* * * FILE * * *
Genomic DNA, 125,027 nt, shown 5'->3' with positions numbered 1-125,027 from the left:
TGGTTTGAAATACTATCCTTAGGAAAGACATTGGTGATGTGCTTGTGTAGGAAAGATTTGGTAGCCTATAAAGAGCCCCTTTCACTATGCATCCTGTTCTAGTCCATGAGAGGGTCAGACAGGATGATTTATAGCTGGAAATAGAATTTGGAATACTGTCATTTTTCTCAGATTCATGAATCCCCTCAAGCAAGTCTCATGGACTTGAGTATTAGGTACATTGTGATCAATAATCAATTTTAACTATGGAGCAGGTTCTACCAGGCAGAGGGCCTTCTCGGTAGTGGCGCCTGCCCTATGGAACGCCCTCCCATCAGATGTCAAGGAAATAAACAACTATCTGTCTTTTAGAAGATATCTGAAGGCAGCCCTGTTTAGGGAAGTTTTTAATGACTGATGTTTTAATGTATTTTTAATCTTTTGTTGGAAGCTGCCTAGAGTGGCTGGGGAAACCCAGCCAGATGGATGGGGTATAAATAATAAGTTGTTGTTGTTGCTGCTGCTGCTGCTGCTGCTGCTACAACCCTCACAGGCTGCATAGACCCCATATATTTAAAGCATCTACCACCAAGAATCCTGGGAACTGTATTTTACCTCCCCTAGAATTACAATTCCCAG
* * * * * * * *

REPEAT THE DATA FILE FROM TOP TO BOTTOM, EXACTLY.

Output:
Genomic DNA, 125,027 nt, shown 5'->3' with positions numbered 1-125,027 from the left:
TGGTTTGAAATACTATCCTTAGGAAAGACATTGGTGATGTGCTTGTGTAGGAAAGATTTGGTAGCCTATAAAGAGCCCCTTTCACTATGCATCCTGTTCTAGTCCATGAGAGGGTCAGACAGGATGATTTATAGCTGGAAATAGAATTTGGAATACTGTCATTTTTCTCAGATTCATGAATCCCCTCAAGCAAGTCTCATGGACTTGAGTATTAGGTACATTGTGATCAATAATCAATTTTAACTATGGAGCAGGTTCTACCAGGCAGAGGGCCTTCTCGGTAGTGGCGCCTGCCCTATGGAACGCCCTCCCATCAGATGTCAAGGAAATAAACAACTATCTGTCTTTTAGAAGATATCTGAAGGCAGCCCTGTTTAGGGAAGTTTTTAATGACTGATGTTTTAATGTATTTTTAATCTTTTGTTGGAAGCTGCCTAGAGTGGCTGGGGAAACCCAGCCAGATGGATGGGGTATAAATAATAAGTTGTTGTTGTTGCTGCTGCTGCTGCTGCTGCTGCTACAACCCTCACAGGCTGCATAGACCCCATATATTTAAAGCATCTACCACCAAGAATCCTGGGAACTGTATTTTACCTCCCCTAGAATTACAATTCCCAG